Conditions that have only peripheral effects at the NMJ and muscle have preserved reflexes.

Differential Considerations

In the diffusely weak patient, first consideration is given to a systemic deficiency in substrate delivery to the nervous system or skeletal muscle unit. In patients with cardiac disease, myocardial ischemia can also be a source of generalized weakness.

History regarding circumstances at onset, progression, exacerbating or alleviating factors, and any fluctuations in severity may help the emergency physician discern if weakness is a result of cardiovascular disease, pulmonary insufficiency, the metabolic demands of a recent infection, or cancer. Review of systems can reveal orthopnea and symptoms of congestive heart failure in the fatigued patient with significant cardiac disease, chronic blood loss in the anemic patient, or incontinence in an elderly person with urosepsis.

Vital sign abnormalities, including tachycardia, tachypnea, fever, hypothermia, or hypotension, prompt immediate intervention and a search for a systemic cause of weakness. Cardiac, pulmonary, skin, and mucous membrane examinations may give the emergency physician a sense of the adequacy of the cardiovascular system in delivering substrate to brain and muscle. In such patients the neurologic examination should not demonstrate focal changes of the central or peripheral nervous system.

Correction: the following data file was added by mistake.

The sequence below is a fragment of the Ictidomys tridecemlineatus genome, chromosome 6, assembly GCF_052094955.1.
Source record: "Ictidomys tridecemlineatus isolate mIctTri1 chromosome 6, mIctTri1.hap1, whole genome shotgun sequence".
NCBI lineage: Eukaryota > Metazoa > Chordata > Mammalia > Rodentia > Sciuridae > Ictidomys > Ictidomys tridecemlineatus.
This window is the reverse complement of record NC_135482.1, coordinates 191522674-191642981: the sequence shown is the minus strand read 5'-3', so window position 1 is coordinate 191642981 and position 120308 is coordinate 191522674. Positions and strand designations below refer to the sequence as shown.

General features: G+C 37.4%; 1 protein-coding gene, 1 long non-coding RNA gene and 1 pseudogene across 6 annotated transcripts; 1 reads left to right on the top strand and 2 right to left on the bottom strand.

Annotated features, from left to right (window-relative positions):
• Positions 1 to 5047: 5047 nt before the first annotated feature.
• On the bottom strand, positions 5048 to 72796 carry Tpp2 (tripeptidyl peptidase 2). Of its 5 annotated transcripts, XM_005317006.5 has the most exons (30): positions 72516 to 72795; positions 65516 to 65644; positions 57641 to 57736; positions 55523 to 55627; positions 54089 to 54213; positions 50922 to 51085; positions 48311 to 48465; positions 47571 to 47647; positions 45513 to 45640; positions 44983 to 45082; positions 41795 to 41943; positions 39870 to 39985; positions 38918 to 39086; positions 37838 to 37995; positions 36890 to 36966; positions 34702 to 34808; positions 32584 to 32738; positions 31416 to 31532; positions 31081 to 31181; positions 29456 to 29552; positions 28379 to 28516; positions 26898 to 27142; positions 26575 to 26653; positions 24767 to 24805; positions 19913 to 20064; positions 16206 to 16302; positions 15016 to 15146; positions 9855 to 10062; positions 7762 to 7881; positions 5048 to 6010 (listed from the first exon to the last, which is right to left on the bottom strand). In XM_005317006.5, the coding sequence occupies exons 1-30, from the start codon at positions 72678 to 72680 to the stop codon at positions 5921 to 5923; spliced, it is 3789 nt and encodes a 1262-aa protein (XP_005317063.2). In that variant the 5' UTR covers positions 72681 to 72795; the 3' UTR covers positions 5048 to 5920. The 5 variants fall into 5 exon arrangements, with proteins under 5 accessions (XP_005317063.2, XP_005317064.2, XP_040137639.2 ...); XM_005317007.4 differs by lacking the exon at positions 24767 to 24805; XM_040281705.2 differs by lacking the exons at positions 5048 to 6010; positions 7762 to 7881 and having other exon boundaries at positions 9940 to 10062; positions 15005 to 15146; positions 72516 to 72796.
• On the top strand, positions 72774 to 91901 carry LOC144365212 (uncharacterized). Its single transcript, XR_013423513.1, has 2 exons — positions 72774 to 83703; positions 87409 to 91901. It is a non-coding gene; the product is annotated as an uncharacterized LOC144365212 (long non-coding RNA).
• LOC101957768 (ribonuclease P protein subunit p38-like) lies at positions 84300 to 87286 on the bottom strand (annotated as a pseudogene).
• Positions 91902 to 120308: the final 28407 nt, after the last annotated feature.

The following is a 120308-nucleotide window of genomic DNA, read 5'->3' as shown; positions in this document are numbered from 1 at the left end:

If by history, physical examination, and bedside ancillary testing the patient does not appear to have derangements in intravascular volume or cardiopulmonary function, metabolic abnormalities, or a source of infection, the investigation turns to a neural or primary muscular cause for weakness. Often these patients will have some asymmetrical finding on their neurologic examination. The critical and emergent diagnoses for neuromuscular weakness are listed in Table 13-1.

Table 13-1

Critical and Emergent Causes of Neuromuscular Weakness

Critical Diagnoses  
Cerebral cortex or subcortical Ischemic or hemorrhagic cerebrovascular accident (CVA)
Brainstem Ischemic or hemorrhagic CVA